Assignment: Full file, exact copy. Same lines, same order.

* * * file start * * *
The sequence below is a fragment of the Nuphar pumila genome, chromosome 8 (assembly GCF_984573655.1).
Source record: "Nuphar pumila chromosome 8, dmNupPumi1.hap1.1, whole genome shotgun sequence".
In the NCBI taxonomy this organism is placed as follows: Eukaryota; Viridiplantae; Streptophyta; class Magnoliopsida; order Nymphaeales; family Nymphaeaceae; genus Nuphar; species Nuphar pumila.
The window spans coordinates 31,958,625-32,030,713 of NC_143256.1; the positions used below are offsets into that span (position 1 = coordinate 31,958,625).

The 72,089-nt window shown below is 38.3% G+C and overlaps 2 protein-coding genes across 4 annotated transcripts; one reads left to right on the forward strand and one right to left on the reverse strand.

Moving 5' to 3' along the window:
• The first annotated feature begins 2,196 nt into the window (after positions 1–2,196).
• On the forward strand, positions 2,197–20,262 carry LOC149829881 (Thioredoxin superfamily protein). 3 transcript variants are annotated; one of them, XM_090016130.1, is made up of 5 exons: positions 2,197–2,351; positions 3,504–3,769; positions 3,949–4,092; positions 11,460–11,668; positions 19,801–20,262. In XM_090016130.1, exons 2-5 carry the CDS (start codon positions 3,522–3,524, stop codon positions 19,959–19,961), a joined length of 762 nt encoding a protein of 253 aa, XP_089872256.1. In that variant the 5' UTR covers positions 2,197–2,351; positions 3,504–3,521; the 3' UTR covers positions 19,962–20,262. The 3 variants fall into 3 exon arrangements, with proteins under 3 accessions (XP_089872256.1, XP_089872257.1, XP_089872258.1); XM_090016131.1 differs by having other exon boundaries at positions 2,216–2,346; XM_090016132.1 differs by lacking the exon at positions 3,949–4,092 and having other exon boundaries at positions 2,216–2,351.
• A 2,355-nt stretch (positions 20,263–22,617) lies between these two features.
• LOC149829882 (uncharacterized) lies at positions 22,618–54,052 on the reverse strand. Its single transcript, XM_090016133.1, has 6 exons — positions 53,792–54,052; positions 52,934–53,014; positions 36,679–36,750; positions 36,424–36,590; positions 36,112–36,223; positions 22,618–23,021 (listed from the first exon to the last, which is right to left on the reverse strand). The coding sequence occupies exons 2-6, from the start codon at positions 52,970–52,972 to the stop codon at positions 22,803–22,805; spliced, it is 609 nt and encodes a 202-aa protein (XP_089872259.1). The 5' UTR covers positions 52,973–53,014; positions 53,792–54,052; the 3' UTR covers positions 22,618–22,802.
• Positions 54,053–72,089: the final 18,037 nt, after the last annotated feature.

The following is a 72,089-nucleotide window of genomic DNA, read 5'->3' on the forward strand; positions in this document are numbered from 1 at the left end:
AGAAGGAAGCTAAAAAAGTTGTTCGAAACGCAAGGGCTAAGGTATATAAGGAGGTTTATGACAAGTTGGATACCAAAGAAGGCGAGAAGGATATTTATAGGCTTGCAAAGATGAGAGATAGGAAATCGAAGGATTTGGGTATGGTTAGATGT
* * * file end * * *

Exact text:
The sequence below is a fragment of the Nuphar pumila genome, chromosome 8 (assembly GCF_984573655.1).
Source record: "Nuphar pumila chromosome 8, dmNupPumi1.hap1.1, whole genome shotgun sequence".
In the NCBI taxonomy this organism is placed as follows: Eukaryota; Viridiplantae; Streptophyta; class Magnoliopsida; order Nymphaeales; family Nymphaeaceae; genus Nuphar; species Nuphar pumila.
The window spans coordinates 31,958,625-32,030,713 of NC_143256.1; the positions used below are offsets into that span (position 1 = coordinate 31,958,625).

The 72,089-nt window shown below is 38.3% G+C and overlaps 2 protein-coding genes across 4 annotated transcripts; one reads left to right on the forward strand and one right to left on the reverse strand.

Moving 5' to 3' along the window:
• The first annotated feature begins 2,196 nt into the window (after positions 1–2,196).
• On the forward strand, positions 2,197–20,262 carry LOC149829881 (Thioredoxin superfamily protein). 3 transcript variants are annotated; one of them, XM_090016130.1, is made up of 5 exons: positions 2,197–2,351; positions 3,504–3,769; positions 3,949–4,092; positions 11,460–11,668; positions 19,801–20,262. In XM_090016130.1, exons 2-5 carry the CDS (start codon positions 3,522–3,524, stop codon positions 19,959–19,961), a joined length of 762 nt encoding a protein of 253 aa, XP_089872256.1. In that variant the 5' UTR covers positions 2,197–2,351; positions 3,504–3,521; the 3' UTR covers positions 19,962–20,262. The 3 variants fall into 3 exon arrangements, with proteins under 3 accessions (XP_089872256.1, XP_089872257.1, XP_089872258.1); XM_090016131.1 differs by having other exon boundaries at positions 2,216–2,346; XM_090016132.1 differs by lacking the exon at positions 3,949–4,092 and having other exon boundaries at positions 2,216–2,351.
• A 2,355-nt stretch (positions 20,263–22,617) lies between these two features.
• LOC149829882 (uncharacterized) lies at positions 22,618–54,052 on the reverse strand. Its single transcript, XM_090016133.1, has 6 exons — positions 53,792–54,052; positions 52,934–53,014; positions 36,679–36,750; positions 36,424–36,590; positions 36,112–36,223; positions 22,618–23,021 (listed from the first exon to the last, which is right to left on the reverse strand). The coding sequence occupies exons 2-6, from the start codon at positions 52,970–52,972 to the stop codon at positions 22,803–22,805; spliced, it is 609 nt and encodes a 202-aa protein (XP_089872259.1). The 5' UTR covers positions 52,973–53,014; positions 53,792–54,052; the 3' UTR covers positions 22,618–22,802.
• Positions 54,053–72,089: the final 18,037 nt, after the last annotated feature.

The following is a 72,089-nucleotide window of genomic DNA, read 5'->3' on the forward strand; positions in this document are numbered from 1 at the left end:
AGAAGGAAGCTAAAAAAGTTGTTCGAAACGCAAGGGCTAAGGTATATAAGGAGGTTTATGACAAGTTGGATACCAAAGAAGGCGAGAAGGATATTTATAGGCTTGCAAAGATGAGAGATAGGAAATCGAAGGATTTGGGTATGGTTAGATGT